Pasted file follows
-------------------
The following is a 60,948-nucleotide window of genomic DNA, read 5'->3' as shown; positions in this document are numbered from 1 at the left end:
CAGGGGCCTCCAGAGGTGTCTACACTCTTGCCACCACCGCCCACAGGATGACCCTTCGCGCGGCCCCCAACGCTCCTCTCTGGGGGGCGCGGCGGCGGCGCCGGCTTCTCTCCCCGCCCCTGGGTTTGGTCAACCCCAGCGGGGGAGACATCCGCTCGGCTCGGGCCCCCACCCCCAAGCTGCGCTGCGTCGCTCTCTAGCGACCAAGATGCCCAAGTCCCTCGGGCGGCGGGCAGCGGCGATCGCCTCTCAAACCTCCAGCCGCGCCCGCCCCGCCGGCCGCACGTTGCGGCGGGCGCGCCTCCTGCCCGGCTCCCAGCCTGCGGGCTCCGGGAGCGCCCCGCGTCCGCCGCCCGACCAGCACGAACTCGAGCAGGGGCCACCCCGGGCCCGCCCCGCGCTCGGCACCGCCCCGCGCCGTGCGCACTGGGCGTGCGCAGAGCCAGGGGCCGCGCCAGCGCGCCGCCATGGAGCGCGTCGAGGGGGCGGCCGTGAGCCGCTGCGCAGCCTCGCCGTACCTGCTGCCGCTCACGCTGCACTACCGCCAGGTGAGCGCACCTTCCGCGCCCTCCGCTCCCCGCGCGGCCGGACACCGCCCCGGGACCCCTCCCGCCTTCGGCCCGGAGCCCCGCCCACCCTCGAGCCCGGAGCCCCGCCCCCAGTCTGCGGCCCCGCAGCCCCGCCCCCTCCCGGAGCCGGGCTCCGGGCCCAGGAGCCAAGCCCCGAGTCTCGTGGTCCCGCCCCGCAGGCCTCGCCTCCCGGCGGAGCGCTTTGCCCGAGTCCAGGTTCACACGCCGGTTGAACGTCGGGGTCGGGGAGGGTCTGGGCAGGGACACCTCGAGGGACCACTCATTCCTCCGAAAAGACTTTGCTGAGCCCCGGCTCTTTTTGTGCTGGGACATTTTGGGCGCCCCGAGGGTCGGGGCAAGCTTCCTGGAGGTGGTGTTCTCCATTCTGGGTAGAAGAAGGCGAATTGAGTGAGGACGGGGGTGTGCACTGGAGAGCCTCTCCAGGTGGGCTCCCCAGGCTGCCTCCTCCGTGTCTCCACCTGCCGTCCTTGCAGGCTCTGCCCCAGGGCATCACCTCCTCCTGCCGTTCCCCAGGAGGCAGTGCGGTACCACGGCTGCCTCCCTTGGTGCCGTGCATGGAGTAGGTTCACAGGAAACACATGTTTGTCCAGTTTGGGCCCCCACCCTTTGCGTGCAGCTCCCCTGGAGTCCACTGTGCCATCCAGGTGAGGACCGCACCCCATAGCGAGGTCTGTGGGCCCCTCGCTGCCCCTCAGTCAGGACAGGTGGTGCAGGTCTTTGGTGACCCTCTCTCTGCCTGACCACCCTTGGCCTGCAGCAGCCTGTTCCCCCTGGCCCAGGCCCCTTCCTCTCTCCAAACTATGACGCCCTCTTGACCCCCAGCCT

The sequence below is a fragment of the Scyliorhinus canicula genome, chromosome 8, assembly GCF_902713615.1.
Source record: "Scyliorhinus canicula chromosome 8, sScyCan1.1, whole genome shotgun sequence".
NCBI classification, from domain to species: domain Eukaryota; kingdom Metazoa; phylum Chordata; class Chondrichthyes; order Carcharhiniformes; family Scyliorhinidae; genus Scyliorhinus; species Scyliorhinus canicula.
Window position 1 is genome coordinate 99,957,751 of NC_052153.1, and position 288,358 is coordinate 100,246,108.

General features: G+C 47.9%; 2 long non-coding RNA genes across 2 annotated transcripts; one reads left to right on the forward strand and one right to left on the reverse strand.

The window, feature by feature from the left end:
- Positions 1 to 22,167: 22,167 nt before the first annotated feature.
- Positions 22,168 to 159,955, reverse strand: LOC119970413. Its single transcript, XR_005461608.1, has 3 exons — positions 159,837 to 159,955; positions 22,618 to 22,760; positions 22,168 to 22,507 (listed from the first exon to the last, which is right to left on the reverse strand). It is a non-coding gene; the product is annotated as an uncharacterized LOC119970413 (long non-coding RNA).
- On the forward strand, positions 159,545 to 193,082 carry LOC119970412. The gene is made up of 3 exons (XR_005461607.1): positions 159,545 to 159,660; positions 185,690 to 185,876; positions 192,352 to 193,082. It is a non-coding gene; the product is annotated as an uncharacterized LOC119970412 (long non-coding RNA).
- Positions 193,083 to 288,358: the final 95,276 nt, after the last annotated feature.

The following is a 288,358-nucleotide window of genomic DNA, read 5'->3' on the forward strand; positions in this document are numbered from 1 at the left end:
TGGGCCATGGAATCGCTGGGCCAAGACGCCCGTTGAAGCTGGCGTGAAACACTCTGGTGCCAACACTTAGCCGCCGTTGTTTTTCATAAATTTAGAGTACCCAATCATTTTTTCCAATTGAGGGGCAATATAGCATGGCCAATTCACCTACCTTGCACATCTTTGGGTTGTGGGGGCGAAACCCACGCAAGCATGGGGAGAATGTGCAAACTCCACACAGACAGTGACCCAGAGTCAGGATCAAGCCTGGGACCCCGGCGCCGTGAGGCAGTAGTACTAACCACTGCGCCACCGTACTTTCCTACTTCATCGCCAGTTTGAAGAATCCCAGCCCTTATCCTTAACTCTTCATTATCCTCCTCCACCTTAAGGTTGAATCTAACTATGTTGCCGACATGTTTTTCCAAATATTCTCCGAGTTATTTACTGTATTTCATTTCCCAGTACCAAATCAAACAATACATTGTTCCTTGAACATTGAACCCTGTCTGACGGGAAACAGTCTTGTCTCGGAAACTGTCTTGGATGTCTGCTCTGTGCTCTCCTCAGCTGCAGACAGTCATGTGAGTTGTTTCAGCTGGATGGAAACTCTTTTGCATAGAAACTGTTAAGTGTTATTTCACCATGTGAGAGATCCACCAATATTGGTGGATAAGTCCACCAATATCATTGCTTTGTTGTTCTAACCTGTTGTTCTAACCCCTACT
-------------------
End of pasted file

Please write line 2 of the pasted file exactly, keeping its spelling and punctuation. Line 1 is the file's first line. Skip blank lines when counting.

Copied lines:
CAGGGGCCTCCAGAGGTGTCTACACTCTTGCCACCACCGCCCACAGGATGACCCTTCGCGCGGCCCCCAACGCTCCTCTCTGGGGGGCGCGGCGGCGGCGCCGGCTTCTCTCCCCGCCCCTGGGTTTGGTCAACCCCAGCGGGGGAGACATCCGCTCGGCTCGGGCCCCCACCCCCAAGCTGCGCTGCGTCGCTCTCTAGCGACCAAGATGCCCAAGTCCCTCGGGCGGCGGGCAGCGGCGATCGCCTCTCAAACCTCCAGCCGCGCCCGCCCCGCCGGCCGCACGTTGCGGCGGGCGCGCCTCCTGCCCGGCTCCCAGCCTGCGGGCTCCGGGAGCGCCCCGCGTCCGCCGCCCGACCAGCACGAACTCGAGCAGGGGCCACCCCGGGCCCGCCCCGCGCTCGGCACCGCCCCGCGCCGTGCGCACTGGGCGTGCGCAGAGCCAGGGGCCGCGCCAGCGCGCCGCCATGGAGCGCGTCGAGGGGGCGGCCGTGAGCCGCTGCGCAGCCTCGCCGTACCTGCTGCCGCTCACGCTGCACTACCGCCAGGTGAGCGCACCTTCCGCGCCCTCCGCTCCCCGCGCGGCCGGACACCGCCCCGGGACCCCTCCCGCCTTCGGCCCGGAGCCCCGCCCACCCTCGAGCCCGGAGCCCCGCCCCCAGTCTGCGGCCCCGCAGCCCCGCCCCCTCCCGGAGCCGGGCTCCGGGCCCAGGAGCCAAGCCCCGAGTCTCGTGGTCCCGCCCCGCAGGCCTCGCCTCCCGGCGGAGCGCTTTGCCCGAGTCCAGGTTCACACGCCGGTTGAACGTCGGGGTCGGGGAGGGTCTGGGCAGGGACACCTCGAGGGACCACTCATTCCTCCGAAAAGACTTTGCTGAGCCCCGGCTCTTTTTGTGCTGGGACATTTTGGGCGCCCCGAGGGTCGGGGCAAGCTTCCTGGAGGTGGTGTTCTCCATTCTGGGTAGAAGAAGGCGAATTGAGTGAGGACGGGGGTGTGCACTGGAGAGCCTCTCCAGGTGGGCTCCCCAGGCTGCCTCCTCCGTGTCTCCACCTGCCGTCCTTGCAGGCTCTGCCCCAGGGCATCACCTCCTCCTGCCGTTCCCCAGGAGGCAGTGCGGTACCACGGCTGCCTCCCTTGGTGCCGTGCATGGAGTAGGTTCACAGGAAACACATGTTTGTCCAGTTTGGGCCCCCACCCTTTGCGTGCAGCTCCCCTGGAGTCCACTGTGCCATCCAGGTGAGGACCGCACCCCATAGCGAGGTCTGTGGGCCCCTCGCTGCCCCTCAGTCAGGACAGGTGGTGCAGGTCTTTGGTGACCCTCTCTCTGCCTGACCACCCTTGGCCTGCAGCAGCCTGTTCCCCCTGGCCCAGGCCCCTTCCTCTCTCCAAACTATGACGCCCTCTTGACCCCCAGCCT